"Most [people] continue to have ovulatory menstrual cycles, at least sporadically," says Gersh. "These ovulatory cycles may be irregular and unpredictable, and the quality of the eggs ovulating is often poor and not compatible with fertility. [People] in perimenopause still have a supply of eggs, but such eggs are typically of a poor quality, and ovulation can be quite infrequent and unpredictable."

How can you tell if you're pregnant during perimenopause?

Now that your body is going through some big changes that feel completely unfamiliar and unpredictable, knowing when you're pregnant may seem like something that requires additional steps. But Gersh says not much actually changes in that regard.

"No difference occurs when a pregnancy occurs, whether during the perimenopause or earlier," says Gersh. "If the menstrual period is late, a pregnancy test is indicated, assuming any sexual activity occurred. This is indicated even if the periods have been irregular. Additionally, the usual pregnancy symptoms can occur, such as breast tenderness, nausea and vomiting, and fatigue. These symptoms would also warrant getting a pregnancy test. Abnormal symptoms, such as spotting or irregular bleeding or pelvic pain, are also symptoms that indicate that a pregnancy test is indicated."

In other words, if you're in perimenopause, have been having sex, and have any pregnancy-like symptoms, take a test — even if that pesky perimenopause hallmark of irregular periods keeps you guessing about your cycle and when you're ovulating.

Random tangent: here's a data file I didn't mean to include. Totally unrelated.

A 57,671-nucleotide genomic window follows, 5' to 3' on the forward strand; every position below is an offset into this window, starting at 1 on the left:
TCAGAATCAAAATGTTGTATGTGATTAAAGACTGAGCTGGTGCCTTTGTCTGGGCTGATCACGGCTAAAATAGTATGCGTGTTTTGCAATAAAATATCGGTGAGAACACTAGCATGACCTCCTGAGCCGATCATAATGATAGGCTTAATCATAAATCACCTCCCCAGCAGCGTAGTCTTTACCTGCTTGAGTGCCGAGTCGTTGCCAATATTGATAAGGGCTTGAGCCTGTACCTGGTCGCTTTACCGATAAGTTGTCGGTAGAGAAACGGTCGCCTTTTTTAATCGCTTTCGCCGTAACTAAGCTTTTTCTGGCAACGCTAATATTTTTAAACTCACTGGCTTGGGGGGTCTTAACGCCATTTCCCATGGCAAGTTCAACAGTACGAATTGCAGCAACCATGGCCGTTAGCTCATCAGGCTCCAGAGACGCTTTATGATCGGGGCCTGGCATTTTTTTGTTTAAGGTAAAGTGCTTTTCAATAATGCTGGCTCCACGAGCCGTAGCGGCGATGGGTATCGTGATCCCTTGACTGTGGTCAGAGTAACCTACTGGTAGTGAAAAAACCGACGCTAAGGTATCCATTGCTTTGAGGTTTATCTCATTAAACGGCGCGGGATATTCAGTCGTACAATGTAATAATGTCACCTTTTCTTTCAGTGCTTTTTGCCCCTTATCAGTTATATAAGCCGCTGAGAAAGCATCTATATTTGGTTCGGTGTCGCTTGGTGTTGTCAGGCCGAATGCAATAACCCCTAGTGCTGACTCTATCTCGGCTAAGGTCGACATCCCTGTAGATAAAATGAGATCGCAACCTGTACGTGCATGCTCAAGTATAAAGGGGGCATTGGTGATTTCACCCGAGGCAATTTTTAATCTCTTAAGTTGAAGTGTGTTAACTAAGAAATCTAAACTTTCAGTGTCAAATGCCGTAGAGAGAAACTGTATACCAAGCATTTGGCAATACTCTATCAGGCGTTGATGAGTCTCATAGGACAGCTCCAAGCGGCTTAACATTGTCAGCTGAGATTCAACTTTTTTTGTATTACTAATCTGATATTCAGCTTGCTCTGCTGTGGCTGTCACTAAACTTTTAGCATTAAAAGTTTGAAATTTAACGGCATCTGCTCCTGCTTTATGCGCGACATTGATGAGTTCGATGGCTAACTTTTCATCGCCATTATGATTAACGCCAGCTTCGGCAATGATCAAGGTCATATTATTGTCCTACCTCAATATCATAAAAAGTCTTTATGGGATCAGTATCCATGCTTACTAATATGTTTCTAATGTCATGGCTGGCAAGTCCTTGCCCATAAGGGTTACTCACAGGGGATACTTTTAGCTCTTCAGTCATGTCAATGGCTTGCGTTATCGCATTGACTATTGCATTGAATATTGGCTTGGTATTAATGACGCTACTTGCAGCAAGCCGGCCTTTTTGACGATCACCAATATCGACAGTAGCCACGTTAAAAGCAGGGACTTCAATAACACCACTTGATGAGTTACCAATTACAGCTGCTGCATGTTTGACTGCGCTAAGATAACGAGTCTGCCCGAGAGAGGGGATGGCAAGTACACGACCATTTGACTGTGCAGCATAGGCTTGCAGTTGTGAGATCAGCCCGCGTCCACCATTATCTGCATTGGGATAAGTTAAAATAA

How will pregnancy be different during perimenopause?

Anyone who has had a baby in their 20s and, again, in their late 30s can tell you exactly how different pregnancy is as you age. It's just the same when you're pregnant during perimenopause in that the risks are inherently higher.

"Older [mothers] have a higher risk for developing pregnancy complications, such as miscarriage, hypertension, gestational diabetes, preterm labor, placental abruptions, larger and smaller birth weights, and pre-eclampsia," explains Gersh.

Gersh explains that irregular periods in perimenopausal people often lead to uncertain dates, meaning you may need an ultrasound to help with dating your conception. And that won't be the only additional testing you'll likely require. "Chromosomal abnormalities are more common, and prenatal testing is indicated," Gersh says.

Still, she points out that the main thing to keep in mind about perimenopause and pregnancy is that you're more prone to having twins and pregnancy complications. "Their dates are often uncertain, and they are more prone to having cesarean sections. They need more intensive following and fetal and maternal monitoring," Gersh reiterates. "Nevertheless, with proper prenatal care, the majority will have excellent outcomes for mom and baby!"

Don't want a baby? Continue to use protection and speak with your OB-GYN about the birth control most appropriate for use during perimenopause.